Surf In Costa Rica

Written by Helen Glenn Court
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To surf in Costa Rica is to enjoy a season that lasts all year on the Pacific and part of the year on the Caribbean. Between them, the Pacific and the Caribbean give Costa Rica its 785 miles of coastline. On the east are the black sand beaches, on the west the white. Both produce first-rate surfing waves, whether point breaks or beach breaks or reef breaks.

A vacation in the jewel of Central America, of course, means far more than leashing your leg to the surf board and riding the waves. To surf in Costa Rica means that you've settled on one of the countless resorts along the pristine beaches and have chosen one of the many activities Costa Rica offers. You're not ruling out the amazing biodiversity in the volcanic rain forests of central Costa Rica. You might be scuba diving amidst dolphins and orcas and stingrays, or snorkeling over cup coral at night.

You're certainly not excluding the many beachfront restaurants willing to prepare the marlin you caught while deepwater fishing. It could well be that you're grabbing time to surf in Costa Rica as best as you can. The rest of the time you might well be on bird watching expeditions, whether into mangrove forests or rain forests further inland amidst Costa Rica's rough volcanic mountains.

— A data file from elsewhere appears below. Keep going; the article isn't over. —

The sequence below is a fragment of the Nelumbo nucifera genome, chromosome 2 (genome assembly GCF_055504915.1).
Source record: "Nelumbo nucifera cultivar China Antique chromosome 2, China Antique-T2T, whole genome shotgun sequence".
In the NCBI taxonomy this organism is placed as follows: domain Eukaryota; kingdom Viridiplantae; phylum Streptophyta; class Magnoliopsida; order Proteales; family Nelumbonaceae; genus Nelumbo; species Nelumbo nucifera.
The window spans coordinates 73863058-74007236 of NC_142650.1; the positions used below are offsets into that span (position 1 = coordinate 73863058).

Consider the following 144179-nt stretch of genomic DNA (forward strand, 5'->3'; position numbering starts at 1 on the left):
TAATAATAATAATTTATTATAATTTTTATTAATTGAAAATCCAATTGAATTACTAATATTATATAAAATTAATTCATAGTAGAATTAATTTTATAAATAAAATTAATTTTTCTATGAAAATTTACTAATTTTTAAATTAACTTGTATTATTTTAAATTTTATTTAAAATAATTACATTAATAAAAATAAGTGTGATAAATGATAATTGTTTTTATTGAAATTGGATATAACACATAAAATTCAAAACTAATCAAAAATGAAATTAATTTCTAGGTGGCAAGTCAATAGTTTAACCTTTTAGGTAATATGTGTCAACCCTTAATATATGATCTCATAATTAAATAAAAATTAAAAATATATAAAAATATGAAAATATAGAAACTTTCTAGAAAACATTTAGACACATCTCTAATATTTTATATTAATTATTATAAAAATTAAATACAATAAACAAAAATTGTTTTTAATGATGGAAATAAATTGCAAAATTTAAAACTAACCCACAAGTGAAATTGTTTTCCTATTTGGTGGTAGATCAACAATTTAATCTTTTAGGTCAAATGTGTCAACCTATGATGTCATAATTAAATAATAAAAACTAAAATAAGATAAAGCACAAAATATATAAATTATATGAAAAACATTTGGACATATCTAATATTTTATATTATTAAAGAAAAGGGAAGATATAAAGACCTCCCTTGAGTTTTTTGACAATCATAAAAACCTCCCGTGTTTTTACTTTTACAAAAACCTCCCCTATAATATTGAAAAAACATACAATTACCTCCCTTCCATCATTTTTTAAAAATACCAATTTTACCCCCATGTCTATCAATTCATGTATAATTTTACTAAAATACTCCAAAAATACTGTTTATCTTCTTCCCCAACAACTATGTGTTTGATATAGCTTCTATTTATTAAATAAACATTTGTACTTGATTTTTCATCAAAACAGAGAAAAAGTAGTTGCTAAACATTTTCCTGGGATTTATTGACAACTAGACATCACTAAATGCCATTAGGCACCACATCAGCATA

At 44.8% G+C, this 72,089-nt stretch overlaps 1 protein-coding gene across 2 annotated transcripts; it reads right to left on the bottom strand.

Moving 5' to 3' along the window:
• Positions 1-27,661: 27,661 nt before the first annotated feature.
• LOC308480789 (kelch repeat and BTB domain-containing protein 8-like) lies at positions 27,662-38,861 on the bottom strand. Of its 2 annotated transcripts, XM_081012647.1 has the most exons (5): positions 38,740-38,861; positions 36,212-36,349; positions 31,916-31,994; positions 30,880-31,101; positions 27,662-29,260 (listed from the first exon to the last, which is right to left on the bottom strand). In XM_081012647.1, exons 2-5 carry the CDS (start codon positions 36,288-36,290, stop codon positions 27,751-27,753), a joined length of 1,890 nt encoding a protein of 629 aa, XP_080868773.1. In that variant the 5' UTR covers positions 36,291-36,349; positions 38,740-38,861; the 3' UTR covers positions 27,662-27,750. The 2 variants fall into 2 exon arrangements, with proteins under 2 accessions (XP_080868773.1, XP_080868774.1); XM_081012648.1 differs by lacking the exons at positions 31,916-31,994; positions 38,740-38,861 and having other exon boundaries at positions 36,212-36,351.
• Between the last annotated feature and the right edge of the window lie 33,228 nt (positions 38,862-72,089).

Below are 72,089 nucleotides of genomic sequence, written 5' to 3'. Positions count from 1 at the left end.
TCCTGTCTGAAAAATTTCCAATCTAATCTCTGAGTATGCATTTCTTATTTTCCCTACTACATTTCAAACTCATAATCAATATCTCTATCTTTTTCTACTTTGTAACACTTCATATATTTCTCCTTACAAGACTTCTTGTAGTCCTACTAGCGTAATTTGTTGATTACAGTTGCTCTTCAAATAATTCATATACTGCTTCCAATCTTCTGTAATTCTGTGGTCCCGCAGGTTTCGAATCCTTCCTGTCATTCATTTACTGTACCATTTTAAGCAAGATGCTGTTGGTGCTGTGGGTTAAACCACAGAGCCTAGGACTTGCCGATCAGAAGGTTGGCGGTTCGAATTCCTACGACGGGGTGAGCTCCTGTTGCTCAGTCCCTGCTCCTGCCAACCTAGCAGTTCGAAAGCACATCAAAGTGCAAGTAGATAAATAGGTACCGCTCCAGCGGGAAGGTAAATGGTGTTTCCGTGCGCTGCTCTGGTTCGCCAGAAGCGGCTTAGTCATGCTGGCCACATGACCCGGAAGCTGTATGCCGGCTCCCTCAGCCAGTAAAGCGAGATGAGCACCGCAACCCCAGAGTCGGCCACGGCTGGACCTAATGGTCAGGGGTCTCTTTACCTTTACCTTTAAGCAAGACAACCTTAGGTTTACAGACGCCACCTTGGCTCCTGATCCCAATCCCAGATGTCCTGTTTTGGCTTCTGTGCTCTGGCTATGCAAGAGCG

Where to Surf in Costa Rica

Among the country's many surf spots, two of particular note are the Playa Naranjo featured in the film Endless Summer II and the rivermouth point break at Potrero Grande. The string of "official" beaches along the northwestern Pacific coast number 23, from Nacasolo in the north to Isla Tortuga at the bottom of the Peninsula de Nicoya. More surf spots continue to the south as far as Matapolo on the Peninsula de Osa and Manzanillo in the Golfe Dulce, near the Panama border.

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